Everyone needs a little encouragement to get to the end of a project — and that’s exactly what a scrum board does. It’s like your coach, your cheerleader, and your teammate all wrapped up in one. And who doesn’t want this kind of support during a project? No one, that’s who.
First things first: Scrum — or the scrum framework of project management — is built on four types of meetings, which together, make up Agile. Here they are:
- Sprint planning
- Daily standups
- Sprint reviews
- Sprint retrospectives
Although most famously used in software development, Agile remains enduringly popular today. It’s increasingly being adopted across all kinds of other industries simply because it’s an incredibly efficient process that works.
What is Agile, and where does Scrum fit in?
Agile began in 2001 with the Agile Manifesto, a collection of principles for software development. And Scrum is the framework that helps teams put these principles into action.
Scrum = the instructions for achieving this
While both take their bearings from software development, they can be applied to almost any work situation, so don’t let the techy beginnings put you off. From marketing to manufacturing, scrum can help you — so long as you have a concrete product as your output.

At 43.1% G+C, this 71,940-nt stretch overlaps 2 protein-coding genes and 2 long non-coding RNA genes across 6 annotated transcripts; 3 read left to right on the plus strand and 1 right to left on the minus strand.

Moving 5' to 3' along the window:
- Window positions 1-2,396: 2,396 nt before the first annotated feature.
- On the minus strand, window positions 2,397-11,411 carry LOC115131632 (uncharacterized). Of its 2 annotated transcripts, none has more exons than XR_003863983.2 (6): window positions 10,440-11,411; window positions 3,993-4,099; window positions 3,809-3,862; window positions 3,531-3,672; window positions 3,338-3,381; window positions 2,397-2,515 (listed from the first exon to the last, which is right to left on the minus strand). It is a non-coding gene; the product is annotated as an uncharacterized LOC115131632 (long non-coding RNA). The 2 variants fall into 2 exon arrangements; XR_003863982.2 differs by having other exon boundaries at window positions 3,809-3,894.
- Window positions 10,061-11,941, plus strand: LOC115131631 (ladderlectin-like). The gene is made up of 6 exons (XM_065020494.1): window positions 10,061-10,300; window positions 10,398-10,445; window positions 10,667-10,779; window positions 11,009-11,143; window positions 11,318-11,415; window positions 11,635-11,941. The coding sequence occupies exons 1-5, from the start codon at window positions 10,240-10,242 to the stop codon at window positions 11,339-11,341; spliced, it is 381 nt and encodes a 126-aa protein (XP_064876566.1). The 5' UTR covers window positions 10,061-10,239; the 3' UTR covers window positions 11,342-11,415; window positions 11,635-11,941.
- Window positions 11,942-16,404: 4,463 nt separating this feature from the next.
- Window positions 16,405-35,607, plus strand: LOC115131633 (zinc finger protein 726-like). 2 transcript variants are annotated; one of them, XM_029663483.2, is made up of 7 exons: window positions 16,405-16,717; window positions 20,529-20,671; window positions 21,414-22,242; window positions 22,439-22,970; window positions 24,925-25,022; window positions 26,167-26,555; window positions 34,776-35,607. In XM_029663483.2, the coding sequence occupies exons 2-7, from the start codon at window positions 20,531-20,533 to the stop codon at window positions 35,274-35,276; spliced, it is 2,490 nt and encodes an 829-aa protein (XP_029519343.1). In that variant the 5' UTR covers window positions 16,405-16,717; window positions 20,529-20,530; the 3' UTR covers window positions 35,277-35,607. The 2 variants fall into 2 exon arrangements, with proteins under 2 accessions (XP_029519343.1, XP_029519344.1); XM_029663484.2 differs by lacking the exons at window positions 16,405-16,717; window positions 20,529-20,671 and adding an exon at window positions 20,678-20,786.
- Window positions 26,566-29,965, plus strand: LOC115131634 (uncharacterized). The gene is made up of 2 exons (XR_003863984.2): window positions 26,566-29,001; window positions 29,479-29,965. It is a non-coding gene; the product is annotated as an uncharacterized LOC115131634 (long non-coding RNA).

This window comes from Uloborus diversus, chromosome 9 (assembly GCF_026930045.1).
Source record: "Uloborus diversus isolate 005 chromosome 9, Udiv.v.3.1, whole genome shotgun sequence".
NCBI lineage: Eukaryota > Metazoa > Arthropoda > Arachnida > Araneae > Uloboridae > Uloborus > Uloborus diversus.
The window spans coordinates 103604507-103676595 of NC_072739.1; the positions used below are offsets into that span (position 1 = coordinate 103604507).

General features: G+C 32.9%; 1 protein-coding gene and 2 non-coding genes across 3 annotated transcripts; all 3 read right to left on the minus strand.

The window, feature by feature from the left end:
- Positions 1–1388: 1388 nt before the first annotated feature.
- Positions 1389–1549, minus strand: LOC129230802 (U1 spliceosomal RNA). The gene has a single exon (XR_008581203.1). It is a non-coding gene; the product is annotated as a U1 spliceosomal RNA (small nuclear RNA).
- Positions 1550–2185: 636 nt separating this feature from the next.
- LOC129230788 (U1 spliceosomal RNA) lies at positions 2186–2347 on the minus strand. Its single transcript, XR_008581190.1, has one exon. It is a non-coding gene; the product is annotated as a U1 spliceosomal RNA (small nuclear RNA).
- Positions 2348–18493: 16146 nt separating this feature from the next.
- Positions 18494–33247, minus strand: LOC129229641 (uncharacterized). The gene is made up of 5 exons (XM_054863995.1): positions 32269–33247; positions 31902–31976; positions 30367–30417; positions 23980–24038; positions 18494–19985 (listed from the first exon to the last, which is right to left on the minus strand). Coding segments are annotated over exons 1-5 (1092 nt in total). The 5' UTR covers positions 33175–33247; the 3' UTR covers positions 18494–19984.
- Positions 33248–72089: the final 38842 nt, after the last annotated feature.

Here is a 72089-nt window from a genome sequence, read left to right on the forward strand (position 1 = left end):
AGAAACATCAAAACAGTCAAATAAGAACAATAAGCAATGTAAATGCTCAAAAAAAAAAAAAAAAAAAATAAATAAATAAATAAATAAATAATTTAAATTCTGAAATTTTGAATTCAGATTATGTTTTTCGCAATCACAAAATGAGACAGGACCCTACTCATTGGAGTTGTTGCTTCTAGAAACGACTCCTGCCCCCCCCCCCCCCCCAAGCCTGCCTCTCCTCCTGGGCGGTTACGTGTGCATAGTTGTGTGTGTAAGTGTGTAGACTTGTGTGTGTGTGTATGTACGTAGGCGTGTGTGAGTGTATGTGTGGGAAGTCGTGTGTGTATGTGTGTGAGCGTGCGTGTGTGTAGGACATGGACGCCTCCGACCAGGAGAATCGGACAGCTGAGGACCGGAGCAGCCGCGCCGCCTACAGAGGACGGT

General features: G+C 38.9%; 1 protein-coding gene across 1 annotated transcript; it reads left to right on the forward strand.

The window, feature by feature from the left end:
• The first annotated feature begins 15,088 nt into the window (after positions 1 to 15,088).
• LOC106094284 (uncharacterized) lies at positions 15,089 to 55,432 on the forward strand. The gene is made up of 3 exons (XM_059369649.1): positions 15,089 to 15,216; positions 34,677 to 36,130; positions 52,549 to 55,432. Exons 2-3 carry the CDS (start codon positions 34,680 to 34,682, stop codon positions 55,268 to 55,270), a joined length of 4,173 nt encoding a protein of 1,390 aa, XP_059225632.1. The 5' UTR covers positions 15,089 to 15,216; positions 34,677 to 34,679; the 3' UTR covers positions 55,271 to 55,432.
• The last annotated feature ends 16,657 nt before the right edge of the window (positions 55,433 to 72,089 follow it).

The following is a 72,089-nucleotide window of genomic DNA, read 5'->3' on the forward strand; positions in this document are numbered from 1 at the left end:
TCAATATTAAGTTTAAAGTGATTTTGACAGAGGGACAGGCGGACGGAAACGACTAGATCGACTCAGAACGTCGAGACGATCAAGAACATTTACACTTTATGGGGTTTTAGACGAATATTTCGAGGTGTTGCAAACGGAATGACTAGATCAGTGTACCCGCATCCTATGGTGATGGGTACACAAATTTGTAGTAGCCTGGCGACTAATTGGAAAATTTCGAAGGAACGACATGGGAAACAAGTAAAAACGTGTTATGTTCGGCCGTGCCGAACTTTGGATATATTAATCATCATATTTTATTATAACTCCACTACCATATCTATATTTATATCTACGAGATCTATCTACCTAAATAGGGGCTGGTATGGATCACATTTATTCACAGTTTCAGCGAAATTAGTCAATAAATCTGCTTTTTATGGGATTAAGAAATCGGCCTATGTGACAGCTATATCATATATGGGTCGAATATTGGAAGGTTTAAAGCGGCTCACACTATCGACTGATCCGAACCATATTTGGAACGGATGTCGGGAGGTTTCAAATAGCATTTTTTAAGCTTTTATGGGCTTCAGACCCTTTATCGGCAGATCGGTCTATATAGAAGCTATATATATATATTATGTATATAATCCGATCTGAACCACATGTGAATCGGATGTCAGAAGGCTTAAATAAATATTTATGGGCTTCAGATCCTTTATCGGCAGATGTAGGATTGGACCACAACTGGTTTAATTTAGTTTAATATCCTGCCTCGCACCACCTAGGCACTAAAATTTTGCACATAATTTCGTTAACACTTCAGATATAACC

What is a scrum board?
Before we dive into what a scrum board is, we need to talk about scrum teams and how they work.
Scrum teams consist of the product owner, the scrum master, and other team members. Every one to four weeks, the scrum team tackles another part of their workflow (known as the backlog). These short bursts of concentrated work are known as sprints. Each day, the team does a daily standup, and after the project’s complete, the scrum master will hold a sprint retrospective.
Scrum boards are a visual representation of your sprints in action.
Scrum is an iterative way of working that focuses on breaking down big projects into small, manageable sprints, with an emphasis on communication and teamwork. The scrum board embodies this concept. This board sits at the center of everything the team does. It shows how far along they are in the sprint and the project overall.
P.S. — take a look at our Scrum and Agile guide for the full walkthrough.